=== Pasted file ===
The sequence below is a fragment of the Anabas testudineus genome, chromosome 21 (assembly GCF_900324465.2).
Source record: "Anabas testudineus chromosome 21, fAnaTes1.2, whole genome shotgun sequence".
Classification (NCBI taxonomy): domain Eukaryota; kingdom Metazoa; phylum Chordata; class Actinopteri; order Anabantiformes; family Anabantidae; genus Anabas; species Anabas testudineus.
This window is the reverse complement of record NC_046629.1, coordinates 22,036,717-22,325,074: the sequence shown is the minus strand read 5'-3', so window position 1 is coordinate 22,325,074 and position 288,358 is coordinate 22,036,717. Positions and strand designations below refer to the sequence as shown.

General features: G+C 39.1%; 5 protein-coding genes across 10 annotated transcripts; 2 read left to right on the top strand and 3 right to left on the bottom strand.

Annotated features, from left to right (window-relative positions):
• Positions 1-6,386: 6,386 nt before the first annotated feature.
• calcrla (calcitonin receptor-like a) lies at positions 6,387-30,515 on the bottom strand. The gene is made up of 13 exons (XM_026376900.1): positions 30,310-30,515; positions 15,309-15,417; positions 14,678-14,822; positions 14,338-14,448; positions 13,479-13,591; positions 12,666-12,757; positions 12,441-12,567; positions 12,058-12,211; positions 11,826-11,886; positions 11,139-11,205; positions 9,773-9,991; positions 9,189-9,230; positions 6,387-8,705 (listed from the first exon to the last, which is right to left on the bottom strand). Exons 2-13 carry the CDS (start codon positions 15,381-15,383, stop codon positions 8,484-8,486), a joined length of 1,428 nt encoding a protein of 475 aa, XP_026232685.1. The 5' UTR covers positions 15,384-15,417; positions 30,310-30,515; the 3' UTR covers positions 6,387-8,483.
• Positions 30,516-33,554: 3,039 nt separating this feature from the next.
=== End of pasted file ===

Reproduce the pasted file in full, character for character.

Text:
The sequence below is a fragment of the Anabas testudineus genome, chromosome 21 (assembly GCF_900324465.2).
Source record: "Anabas testudineus chromosome 21, fAnaTes1.2, whole genome shotgun sequence".
Classification (NCBI taxonomy): domain Eukaryota; kingdom Metazoa; phylum Chordata; class Actinopteri; order Anabantiformes; family Anabantidae; genus Anabas; species Anabas testudineus.
This window is the reverse complement of record NC_046629.1, coordinates 22,036,717-22,325,074: the sequence shown is the minus strand read 5'-3', so window position 1 is coordinate 22,325,074 and position 288,358 is coordinate 22,036,717. Positions and strand designations below refer to the sequence as shown.

General features: G+C 39.1%; 5 protein-coding genes across 10 annotated transcripts; 2 read left to right on the top strand and 3 right to left on the bottom strand.

Annotated features, from left to right (window-relative positions):
• Positions 1-6,386: 6,386 nt before the first annotated feature.
• calcrla (calcitonin receptor-like a) lies at positions 6,387-30,515 on the bottom strand. The gene is made up of 13 exons (XM_026376900.1): positions 30,310-30,515; positions 15,309-15,417; positions 14,678-14,822; positions 14,338-14,448; positions 13,479-13,591; positions 12,666-12,757; positions 12,441-12,567; positions 12,058-12,211; positions 11,826-11,886; positions 11,139-11,205; positions 9,773-9,991; positions 9,189-9,230; positions 6,387-8,705 (listed from the first exon to the last, which is right to left on the bottom strand). Exons 2-13 carry the CDS (start codon positions 15,381-15,383, stop codon positions 8,484-8,486), a joined length of 1,428 nt encoding a protein of 475 aa, XP_026232685.1. The 5' UTR covers positions 15,384-15,417; positions 30,310-30,515; the 3' UTR covers positions 6,387-8,483.
• Positions 30,516-33,554: 3,039 nt separating this feature from the next.